They ended their marriage again a year later, when Joseph was nine and Sarah seven, over a quarrel about the nature of the bottom of the river bed. A week later, they were remarried, including this time in their vows that they should love each other until death, regardless of the existence of the riverbed, the temperature of the river bed's bottom (should it exist), and the possible existence of starfish on the possibly existing riverbed.

    They ended their marriage one hundred and twenty times throughout their lives and each time remarried with a longer list of vows. They were sixty and fifty-eight at their last marriage, only three weeks before Sarah died of heart failure and Joseph drowned himself in the bath. Their marriage contract still hangs over the door of the house they on-and-off shared-nailed to the top post and brushing against the welcome mat:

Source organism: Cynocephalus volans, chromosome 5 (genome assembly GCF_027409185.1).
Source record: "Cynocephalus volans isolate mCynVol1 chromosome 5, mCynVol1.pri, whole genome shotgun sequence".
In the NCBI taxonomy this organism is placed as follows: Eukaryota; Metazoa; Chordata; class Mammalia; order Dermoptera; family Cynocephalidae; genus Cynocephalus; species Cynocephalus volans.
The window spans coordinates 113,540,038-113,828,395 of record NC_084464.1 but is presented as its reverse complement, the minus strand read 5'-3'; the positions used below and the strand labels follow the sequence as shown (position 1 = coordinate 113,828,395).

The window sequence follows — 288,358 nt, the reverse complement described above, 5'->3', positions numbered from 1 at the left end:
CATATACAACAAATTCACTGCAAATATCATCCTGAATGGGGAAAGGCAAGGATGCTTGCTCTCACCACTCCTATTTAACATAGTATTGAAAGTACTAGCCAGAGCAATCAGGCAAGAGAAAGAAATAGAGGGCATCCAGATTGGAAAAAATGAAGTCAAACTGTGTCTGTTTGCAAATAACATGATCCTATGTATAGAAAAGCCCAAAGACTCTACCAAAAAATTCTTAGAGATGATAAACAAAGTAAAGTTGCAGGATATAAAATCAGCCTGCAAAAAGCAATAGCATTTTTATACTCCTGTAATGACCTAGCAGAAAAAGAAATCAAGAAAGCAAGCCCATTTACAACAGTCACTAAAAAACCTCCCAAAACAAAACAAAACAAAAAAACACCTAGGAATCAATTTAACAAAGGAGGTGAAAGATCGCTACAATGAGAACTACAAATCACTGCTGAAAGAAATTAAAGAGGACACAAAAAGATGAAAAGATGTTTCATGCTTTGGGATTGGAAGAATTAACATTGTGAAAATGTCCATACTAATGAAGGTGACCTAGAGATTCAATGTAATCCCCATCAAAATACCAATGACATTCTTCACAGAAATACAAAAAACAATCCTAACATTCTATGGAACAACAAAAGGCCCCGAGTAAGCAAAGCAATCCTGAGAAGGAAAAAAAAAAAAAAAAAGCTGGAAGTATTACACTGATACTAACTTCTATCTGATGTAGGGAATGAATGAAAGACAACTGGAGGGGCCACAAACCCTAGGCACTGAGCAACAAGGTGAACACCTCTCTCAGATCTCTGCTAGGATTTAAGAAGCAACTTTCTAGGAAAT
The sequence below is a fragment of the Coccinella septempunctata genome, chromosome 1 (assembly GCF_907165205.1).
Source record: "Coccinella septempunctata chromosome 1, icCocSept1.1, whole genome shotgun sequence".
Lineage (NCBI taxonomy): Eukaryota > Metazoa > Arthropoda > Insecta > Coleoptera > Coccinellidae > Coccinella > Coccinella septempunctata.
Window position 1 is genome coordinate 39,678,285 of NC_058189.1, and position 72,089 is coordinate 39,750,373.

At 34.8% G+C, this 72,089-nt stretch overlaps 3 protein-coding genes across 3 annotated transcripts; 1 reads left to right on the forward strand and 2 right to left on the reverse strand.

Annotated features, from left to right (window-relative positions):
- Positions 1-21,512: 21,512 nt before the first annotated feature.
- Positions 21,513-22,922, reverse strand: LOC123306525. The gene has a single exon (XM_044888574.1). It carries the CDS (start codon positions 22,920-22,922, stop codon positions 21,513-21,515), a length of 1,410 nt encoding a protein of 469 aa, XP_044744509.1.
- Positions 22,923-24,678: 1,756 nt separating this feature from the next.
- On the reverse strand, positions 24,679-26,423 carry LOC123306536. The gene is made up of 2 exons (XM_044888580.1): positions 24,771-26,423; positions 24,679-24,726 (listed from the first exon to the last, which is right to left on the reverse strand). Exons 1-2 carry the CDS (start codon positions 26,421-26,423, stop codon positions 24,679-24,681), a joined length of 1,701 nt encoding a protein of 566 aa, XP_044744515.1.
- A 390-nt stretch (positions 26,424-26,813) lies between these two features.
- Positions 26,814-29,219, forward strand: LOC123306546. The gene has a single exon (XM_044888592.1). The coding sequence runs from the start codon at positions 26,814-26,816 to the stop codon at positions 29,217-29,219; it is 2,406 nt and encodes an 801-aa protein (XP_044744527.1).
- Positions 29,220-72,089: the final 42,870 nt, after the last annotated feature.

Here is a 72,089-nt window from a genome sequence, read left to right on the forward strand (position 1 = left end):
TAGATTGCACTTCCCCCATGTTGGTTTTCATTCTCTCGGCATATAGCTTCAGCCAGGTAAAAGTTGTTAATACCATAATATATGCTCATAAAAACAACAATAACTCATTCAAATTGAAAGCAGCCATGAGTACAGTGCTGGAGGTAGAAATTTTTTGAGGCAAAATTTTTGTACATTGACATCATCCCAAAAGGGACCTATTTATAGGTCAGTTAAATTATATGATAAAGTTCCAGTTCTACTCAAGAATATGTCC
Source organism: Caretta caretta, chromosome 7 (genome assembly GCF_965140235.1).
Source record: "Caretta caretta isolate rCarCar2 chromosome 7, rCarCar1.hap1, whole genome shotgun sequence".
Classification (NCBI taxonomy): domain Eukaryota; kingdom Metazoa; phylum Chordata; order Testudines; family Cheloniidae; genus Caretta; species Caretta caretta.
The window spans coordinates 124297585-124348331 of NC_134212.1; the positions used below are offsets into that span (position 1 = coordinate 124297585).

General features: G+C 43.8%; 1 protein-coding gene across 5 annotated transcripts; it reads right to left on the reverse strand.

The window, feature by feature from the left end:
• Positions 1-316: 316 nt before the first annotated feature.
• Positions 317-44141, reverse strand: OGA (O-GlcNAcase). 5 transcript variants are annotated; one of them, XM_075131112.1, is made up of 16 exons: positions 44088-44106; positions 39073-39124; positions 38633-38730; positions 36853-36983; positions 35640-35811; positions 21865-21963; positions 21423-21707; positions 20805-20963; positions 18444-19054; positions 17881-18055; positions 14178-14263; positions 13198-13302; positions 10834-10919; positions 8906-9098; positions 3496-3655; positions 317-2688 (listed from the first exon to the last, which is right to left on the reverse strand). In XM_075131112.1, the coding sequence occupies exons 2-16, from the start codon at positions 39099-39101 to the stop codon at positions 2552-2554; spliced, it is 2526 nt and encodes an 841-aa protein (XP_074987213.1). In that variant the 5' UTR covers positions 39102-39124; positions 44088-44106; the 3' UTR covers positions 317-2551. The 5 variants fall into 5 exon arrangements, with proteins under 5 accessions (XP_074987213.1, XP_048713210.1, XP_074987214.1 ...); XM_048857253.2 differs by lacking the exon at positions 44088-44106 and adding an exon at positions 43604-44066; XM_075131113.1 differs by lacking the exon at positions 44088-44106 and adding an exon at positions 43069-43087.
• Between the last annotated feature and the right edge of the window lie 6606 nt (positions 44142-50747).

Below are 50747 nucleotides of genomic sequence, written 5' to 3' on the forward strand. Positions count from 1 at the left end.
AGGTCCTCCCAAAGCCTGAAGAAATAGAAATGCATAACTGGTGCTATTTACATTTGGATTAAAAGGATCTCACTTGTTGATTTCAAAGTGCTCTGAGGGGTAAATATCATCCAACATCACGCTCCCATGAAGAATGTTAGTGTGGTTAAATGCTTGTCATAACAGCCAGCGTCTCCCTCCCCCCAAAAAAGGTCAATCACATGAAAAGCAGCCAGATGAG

"It is with everlasting devotion that we, Joseph and Sarah L, reunite in the indestructible union of matrimony, promising love until death, with the understanding that the stars are silver nails in the sky, regardless of the existence of the bottom of the river, the temperature of this bottom (should it exist) and the possible existence of starfish on the possibly existing riverbed, overlooking what may or may not have been accidental grape juice spills, agreeing to forget that Joseph played sticks and balls with his friends when he promised he would help Sarah thread the needle for the quilt she was sewing, and that Sarah was supposed to give the quilt to Joseph, not his buddy, ignoring the simple fact that Joseph snores like a pig, and that Sarah is no great treat to sleep with either, letting slide certain tendencies of both parties to look too long at members of the opposite sex, not making a fuss over why Joseph is such a slob, leaving his clothes wherever he feels like taking them off, expecting Sarah to pick them up, clean them, and put them in their proper place as he should have, or why Sarah has to be such a pain about the smallest things, such as which way the toilet paper unrolls, or when dinner is five minutes later than she was planning, because, let's face it, it's Joseph who's putting that paper on the roll and dinner on the table, disregarding whether the beet is a better vegetable than the cabbage, putting aside the problems of being fat-headed and chronically unreasonable, trying to erase the memory of a long since expired rose bush that a certain someone was supposed to remember to water when his wife was visiting family, accepting the compromise of the way we have been, the way we are, and the way we will likely be. May we live together in unwavering love and good health. Amen."